Eco-physiology and biochemistry

Our research aims to understand how physiological and biochemical systems allow organisms to live in and adapt to a challenging marine environment.

Kelp forest

Research topics


Seaweeds are the major primary producers on rocky reefs. We are interested in how anthropogenic effects impact photosynthesis and nitrogen metabolism in these important organisms.


Our research aims to understand how basic biochemical and physiological processes influence the ecology of different fish species. We are also interested in whether the evolutionary success of some species (in terms of environmental adaptation) can offer insights for human medical science. For example, can the low O2 tolerance mechanisms of specialist intertidal fishes provide valuable clues for the treatment of human stroke patients?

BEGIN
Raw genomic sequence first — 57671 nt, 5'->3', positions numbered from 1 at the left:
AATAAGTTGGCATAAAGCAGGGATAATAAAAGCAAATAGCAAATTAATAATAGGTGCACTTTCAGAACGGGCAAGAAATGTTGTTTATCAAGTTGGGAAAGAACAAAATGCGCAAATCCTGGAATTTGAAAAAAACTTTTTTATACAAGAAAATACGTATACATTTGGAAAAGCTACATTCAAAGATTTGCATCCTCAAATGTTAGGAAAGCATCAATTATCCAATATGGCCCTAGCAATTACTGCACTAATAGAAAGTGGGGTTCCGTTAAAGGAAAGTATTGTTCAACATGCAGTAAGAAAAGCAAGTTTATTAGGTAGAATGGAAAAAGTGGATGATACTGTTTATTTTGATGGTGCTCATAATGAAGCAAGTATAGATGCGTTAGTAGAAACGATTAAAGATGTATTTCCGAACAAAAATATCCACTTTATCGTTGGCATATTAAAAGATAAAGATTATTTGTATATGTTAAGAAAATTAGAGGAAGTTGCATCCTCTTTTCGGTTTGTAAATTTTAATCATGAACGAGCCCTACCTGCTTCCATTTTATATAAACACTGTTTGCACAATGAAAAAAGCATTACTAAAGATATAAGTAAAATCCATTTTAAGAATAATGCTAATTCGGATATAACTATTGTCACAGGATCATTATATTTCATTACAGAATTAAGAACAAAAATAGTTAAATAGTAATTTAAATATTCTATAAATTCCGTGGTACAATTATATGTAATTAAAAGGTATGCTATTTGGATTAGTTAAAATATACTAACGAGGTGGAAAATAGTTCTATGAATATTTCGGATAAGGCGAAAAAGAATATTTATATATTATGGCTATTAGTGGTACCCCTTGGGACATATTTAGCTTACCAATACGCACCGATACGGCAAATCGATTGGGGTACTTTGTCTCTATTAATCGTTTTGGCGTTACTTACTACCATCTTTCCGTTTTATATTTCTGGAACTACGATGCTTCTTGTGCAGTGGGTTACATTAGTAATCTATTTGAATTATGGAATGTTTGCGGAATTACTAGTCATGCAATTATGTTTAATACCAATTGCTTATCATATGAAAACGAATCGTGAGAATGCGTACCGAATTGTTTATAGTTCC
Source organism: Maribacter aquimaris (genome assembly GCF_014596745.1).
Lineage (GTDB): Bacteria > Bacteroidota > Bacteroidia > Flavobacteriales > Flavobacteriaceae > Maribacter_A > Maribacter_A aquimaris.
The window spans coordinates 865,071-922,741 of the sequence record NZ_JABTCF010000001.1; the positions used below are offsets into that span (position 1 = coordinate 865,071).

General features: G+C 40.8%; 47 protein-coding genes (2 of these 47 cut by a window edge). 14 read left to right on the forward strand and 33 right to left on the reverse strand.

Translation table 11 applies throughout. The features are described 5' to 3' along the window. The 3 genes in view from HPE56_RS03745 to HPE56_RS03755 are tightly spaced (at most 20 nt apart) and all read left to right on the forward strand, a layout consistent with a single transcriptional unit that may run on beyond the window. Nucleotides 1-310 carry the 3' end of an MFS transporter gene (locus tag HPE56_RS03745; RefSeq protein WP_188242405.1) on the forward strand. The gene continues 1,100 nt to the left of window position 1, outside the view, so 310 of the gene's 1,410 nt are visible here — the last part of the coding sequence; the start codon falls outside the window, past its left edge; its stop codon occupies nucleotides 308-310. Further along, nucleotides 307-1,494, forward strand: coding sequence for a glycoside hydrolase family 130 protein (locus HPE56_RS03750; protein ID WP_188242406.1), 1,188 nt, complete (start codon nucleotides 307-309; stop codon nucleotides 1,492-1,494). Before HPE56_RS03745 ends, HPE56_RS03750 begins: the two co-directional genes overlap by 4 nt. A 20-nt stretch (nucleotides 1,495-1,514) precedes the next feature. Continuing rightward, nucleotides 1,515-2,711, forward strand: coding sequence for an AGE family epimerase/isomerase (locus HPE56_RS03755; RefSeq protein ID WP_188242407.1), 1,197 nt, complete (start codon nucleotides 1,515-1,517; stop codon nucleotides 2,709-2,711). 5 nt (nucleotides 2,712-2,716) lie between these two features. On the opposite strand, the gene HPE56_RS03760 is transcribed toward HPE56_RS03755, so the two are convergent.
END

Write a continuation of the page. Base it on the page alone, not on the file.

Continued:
Sea birds

Seabirds are considered ideal oceanic indicators. Our research seeks to identify which biological signals produced by birds are most indicative of the at-sea conditions. As a recognised seabird hotspot, the Hauraki Gulf is an ideal study system to perform this work, with access to numerous migratory and endemic seabird species.


The growth and survival of marine invertebrates often depends on a relatively narrow range of environmental conditions. Understanding the physiological tolerances and nutritional conditions of marine invertebrates can enhance our understanding of their ecology.

Coastal vegetation

Biodiversity, ecosystem services (including carbon sequestration, habitat structure, flood protection etc), and ecological function in coastal vegetation ‘blue carbon’ ecosystems including mangrove forests, salt marsh and sea grass meadows.

Related research centres

Our researchers